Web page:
So yesterday I passed hunter safety. Which means I can now hunt legally.
Not that I was hunting illegally or hunting at all, because as much as I dislike establishment in general, I have no wish to break the law. See, here in Wisconsin, if you were born after Jan. 1, 1973, -- which I was -- you need to take a class to teach you how to hunt safely, what the rules for hunting are and how to handle a gun. It's actually a good idea, in my opinion. But for the last 37 years of my life, I've never felt the need to go hunting.
And then I married Nature Boy.
Now, let me be clear, he has never pressured me to hunt. He's made it clear that he'd like me to join him in hunting and I can understand that. Hunting is very important to him and he wants to share that with his family. Also, we came to the understanding when we got together that he would come to my symphony concerts and I would shoot things with him. So far, I only have shot targets.
But then the Ubergoober got very excited about hunting. His idea of a perfect fall evening is sitting up in a tree with Nature Boy waiting for the deer to get close enough to shoot...
(Before I go any further, I'd like to clarify that we believe strongly in hunting for food and not for fun. We eat or donate everything we kill and we do our very best to make sure that we make a clean and humane kill. In between, we plant crops for the deer to eat, provide them with water [from our pond] and we watch them to make sure the herd is healthy and thriving.)
... and then trudging through the woods with Daddy and helping to process the meat. I think it bears mentioning that Goober is the only one of our children who doesn't vomit at the sight of internal organs.
A few years ago, Wisconsin passed a law that allows 10-year-old children to hunt as long as they are with an adult, licensed hunter. Which Nature Boy is. However, I am not and Nature Boy is not always available to take the small child hunting. Also, hunting is something we can do as a family. So, being a good mother, I volunteered to take hunter safety.
The most amorous I have ever seen Nature Boy was the day I sent in my registration for the class. That was one happy man.
Once I got my study materials, I started to panic. The class covers not only hunting guidelines and gun safety, but also animal habitats, hunting history, animal anatomy and how to take apart and put together different types of guns.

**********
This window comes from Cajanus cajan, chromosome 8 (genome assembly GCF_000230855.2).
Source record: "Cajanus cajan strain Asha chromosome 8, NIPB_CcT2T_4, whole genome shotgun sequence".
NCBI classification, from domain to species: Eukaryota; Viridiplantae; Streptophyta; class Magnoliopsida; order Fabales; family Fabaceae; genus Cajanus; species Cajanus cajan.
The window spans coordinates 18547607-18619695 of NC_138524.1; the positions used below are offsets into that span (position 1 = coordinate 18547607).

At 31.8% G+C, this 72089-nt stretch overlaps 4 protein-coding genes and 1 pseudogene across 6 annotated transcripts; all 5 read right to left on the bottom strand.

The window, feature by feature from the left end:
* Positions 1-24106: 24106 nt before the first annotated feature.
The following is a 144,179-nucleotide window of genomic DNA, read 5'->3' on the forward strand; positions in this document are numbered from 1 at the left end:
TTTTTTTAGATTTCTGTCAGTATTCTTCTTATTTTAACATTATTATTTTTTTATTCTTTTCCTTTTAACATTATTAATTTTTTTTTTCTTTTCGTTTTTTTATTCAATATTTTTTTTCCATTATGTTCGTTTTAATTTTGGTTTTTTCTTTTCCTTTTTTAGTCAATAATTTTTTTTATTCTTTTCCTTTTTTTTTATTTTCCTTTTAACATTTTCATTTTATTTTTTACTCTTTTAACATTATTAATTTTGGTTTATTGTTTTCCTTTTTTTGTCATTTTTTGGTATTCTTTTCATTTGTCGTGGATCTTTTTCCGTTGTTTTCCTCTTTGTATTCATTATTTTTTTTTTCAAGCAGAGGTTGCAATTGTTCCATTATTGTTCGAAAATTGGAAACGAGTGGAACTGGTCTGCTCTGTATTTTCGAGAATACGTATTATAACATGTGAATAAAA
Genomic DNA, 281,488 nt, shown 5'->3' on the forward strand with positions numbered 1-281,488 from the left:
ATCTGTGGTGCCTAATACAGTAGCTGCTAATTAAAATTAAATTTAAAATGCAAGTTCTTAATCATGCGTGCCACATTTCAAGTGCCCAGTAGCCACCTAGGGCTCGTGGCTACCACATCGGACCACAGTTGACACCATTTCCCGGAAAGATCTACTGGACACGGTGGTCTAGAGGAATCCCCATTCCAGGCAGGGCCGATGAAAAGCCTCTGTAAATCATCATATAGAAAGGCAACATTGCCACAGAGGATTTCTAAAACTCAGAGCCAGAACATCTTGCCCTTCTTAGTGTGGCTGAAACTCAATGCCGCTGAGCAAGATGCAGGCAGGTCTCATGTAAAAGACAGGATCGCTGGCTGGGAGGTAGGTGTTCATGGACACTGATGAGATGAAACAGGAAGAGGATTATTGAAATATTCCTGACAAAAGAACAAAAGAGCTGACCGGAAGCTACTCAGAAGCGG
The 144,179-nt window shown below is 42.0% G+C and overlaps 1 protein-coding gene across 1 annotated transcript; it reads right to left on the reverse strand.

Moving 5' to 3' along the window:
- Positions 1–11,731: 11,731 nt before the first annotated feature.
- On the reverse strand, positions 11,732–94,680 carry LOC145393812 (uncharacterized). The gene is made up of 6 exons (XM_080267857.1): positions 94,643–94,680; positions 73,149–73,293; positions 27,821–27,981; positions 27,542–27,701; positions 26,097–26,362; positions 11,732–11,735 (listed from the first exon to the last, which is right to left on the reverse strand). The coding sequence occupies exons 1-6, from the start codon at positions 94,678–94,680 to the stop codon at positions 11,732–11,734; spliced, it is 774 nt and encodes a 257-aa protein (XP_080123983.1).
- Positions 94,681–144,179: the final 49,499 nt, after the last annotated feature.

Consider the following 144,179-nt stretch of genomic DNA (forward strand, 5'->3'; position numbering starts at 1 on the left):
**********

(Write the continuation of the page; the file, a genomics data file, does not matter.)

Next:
"It's common sense," Nature Boy assured me.
Oh, sure... It's common sense for someone who grew up hunting. It's common sense for someone who handles guns at least once a month. It's common sense for someone who spends more time in the woods than in the living room.
It's not common sense for someone who read "Gone with the Wind" in sixth grade. It's not common sense for a concert violist. It's not common sense for a woman who truly enjoys dissecting poetry and who does not enjoy dissecting animals. It's not common sense for someone who goes into the woods only to pick berries or apples.
So I studied like I studied for my college finals. I did all of the homework and then some. I gave in to all my Type A tendencies and ventured ever so slightly into OCD territory. I made Nature Boy dismantle one of the hunting rifles so I could put it back together and see how it all worked. (Unloaded, of course, and with all safety precautions.)
Eventually it became common sense. Once I understood the background, I began to understand why things are as they are.
And I passed the test. In a few weeks, the Department of Natural Resources will send me my certificate and I'll be all legal and stuff.
Now I have accomplished something I never thought I would. I did not expect to take hunter safety in a million years. This was just not a life I expected to have. But I do. And I liked having to challenge myself like this. Conventional wisdom says we should try to learn something new every day and I try to do that. Plus, you never know you can until you try. So I tried, I did and I passed. I'm proud of myself.
What have you done lately you never thought you would do?